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Draft Prospect Retro – Northeastern’s Adam Ottavino

Busy, busy, busy week ahead. To get things started, a blast from the past in honor of Adam Ottavino’s Saturday big league debut. Ottavino will always have a special place in my heart because he was the starting pitcher of the only no-hitter I have ever witnessed in person. 18,431 baseball games watched in person (estimated), and only one no-hitter. Good story, huh? Anyway, here’s something originally published June 1, 2006 because a) it’s topical, b) it’s an excuse for me to put up that sad excuse for the above live action baseball photo taken by yours truly, c) it’s a holiday and this took me 10 minutes to put together, and d) an easy post like this buys me another day to finish up working on my rankings of top college outfielders and pitchers. Sneaky! Anyway, here it is…

There is a lot to like about Northeastern righthander Adam Ottavino. He’s got a major league body already, throws with a loose and easy arm action, is capable of hitting 93/94 MPH with his fastball (sits at 89-92), and mixes in a plus slider along with an emerging curve. His 6’5”, 215 pound frame and imposing presence on the mound make him look like a major leaguer and his workload this year at Northeastern shows he is capable of becoming a big league innings eater.

One of my big concerns after watching him pitch is the way his throwing motion differs when he going from his fastball to any of his off-speed stuff – the Hofstra hitters completely sat on his curve in the top of the sixth at the May 5th game I was at. I realize this is an obscure reference and an extremely small sample size, but it is an example of the larger problem I noticed in the three games I scouted him. This is his May 5th six inning breakdown (from the Northeastern website):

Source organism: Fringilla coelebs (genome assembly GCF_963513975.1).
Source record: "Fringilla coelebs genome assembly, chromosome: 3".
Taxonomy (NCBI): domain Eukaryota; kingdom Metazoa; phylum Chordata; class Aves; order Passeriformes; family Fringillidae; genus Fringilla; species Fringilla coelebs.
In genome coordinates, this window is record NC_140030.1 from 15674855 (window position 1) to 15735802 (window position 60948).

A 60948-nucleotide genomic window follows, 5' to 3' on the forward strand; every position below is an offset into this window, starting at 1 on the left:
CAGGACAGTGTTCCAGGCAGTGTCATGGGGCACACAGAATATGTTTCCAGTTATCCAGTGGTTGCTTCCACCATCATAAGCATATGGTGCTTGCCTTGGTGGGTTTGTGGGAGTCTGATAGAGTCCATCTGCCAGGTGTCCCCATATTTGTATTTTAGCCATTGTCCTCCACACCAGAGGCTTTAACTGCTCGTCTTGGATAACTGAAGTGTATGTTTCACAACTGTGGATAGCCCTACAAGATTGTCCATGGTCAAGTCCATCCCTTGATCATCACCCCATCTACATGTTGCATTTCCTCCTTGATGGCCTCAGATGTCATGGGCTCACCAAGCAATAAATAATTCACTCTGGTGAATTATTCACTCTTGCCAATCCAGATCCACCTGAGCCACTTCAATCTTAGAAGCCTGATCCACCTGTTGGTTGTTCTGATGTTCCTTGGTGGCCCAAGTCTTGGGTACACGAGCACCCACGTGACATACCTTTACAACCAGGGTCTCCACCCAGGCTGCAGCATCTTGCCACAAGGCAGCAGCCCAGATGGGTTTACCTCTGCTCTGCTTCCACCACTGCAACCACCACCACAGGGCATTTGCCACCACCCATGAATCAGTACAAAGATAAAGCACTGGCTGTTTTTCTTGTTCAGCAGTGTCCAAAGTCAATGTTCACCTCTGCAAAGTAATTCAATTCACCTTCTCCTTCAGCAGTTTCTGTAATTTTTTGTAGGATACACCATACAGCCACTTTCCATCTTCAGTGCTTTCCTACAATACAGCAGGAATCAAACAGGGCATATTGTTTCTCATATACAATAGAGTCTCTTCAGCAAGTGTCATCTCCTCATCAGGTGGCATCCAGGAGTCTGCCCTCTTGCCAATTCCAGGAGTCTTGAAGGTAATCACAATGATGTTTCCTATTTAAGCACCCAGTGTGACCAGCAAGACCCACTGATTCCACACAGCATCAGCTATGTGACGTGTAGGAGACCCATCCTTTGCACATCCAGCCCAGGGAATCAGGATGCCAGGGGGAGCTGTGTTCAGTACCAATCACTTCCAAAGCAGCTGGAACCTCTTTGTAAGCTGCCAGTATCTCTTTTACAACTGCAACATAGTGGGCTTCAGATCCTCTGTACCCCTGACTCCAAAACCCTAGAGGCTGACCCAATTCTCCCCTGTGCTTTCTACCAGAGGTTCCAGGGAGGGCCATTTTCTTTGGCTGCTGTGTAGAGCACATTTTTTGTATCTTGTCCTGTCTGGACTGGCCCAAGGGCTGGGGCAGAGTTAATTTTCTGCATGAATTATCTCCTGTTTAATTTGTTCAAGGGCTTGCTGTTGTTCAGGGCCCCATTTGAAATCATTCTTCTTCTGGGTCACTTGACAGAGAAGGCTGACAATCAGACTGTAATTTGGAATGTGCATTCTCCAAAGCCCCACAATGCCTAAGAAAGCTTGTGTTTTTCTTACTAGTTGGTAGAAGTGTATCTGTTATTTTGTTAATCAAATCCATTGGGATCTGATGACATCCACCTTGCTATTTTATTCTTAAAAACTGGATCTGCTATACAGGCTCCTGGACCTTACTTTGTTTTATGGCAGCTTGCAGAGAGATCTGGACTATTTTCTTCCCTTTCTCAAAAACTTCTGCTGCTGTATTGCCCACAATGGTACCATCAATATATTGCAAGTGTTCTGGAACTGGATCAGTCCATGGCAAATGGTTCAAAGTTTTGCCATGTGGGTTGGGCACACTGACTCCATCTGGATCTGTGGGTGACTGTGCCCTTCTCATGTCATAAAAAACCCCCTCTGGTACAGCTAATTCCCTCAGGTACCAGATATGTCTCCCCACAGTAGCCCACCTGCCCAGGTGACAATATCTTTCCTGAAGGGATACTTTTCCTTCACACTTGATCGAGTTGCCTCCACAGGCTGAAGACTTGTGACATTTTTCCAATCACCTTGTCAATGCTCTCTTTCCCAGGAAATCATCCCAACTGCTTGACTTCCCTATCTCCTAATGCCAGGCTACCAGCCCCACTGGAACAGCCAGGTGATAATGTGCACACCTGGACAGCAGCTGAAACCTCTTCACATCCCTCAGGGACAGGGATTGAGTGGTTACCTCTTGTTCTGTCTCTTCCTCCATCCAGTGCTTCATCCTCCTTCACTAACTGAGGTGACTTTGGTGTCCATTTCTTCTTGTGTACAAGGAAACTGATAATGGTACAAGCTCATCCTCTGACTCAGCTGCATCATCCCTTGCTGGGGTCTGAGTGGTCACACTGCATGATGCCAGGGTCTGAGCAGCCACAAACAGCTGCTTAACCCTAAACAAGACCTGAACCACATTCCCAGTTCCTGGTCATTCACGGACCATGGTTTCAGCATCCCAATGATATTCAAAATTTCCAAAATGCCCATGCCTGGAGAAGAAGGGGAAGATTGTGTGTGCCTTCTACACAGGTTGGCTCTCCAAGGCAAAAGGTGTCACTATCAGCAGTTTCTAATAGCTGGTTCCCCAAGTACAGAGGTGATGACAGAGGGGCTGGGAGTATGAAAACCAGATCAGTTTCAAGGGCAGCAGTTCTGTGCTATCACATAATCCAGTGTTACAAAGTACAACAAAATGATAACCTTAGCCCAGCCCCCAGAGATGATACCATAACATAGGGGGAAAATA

Hofstra 6th – Caputo singled to left field (2-2). Caputo advanced to second on a passed ball. Kougasian struck out swinging (3-2). Caputo stole third. Walsh singled up the middle, RBI (1-1); Caputo scored. Stern doubled down the lf line (0-1); Walsh advanced to third. Oliveri singled to right field, 2 RBI (2-2); Stern scored; Walsh scored. Panzarella grounded into double play 3b to 2b to 1b (0-0); Oliveri out on the play. 3 runs, 4 hits, 0 errors, 0 LOB.

In that Hofstra-NEU game, I was able to stand with the scouts behind home plate and get a first hand look at their radar gun readings and pitch charts. His breakdown in that game (again, this is just one game, but it is reflective of Ottavino’s bigger picture as a pitcher):

  • Fastball: 89-92 early on in the game, but he was able to hit 93, 94 when he really needed. The majority of the game he was sitting between 89 (his low point) and 91
  • Slider: 77-81 – very good pitch already, sharp break, gets flatter as the game goes on
  • Curveball: 71-74 – he rarely used his curve (threw it less than 10 times in this game in the game) and when he did, it wasn’t all that impressive to me
  • I’m as high on Ottavino as almost any other righthanded college arm in this draft – he’ll be a major league pitcher someday. Whether he becomes a back of the rotation workhorse innings eater, a late inning setup man, or something bigger and better (maybe a 2/3 starter or closer) remains to be seen. If I was a betting man, I’d say he reaches that high end projection and becomes one of the first few pitchers to reach the major leagues out of this draft.

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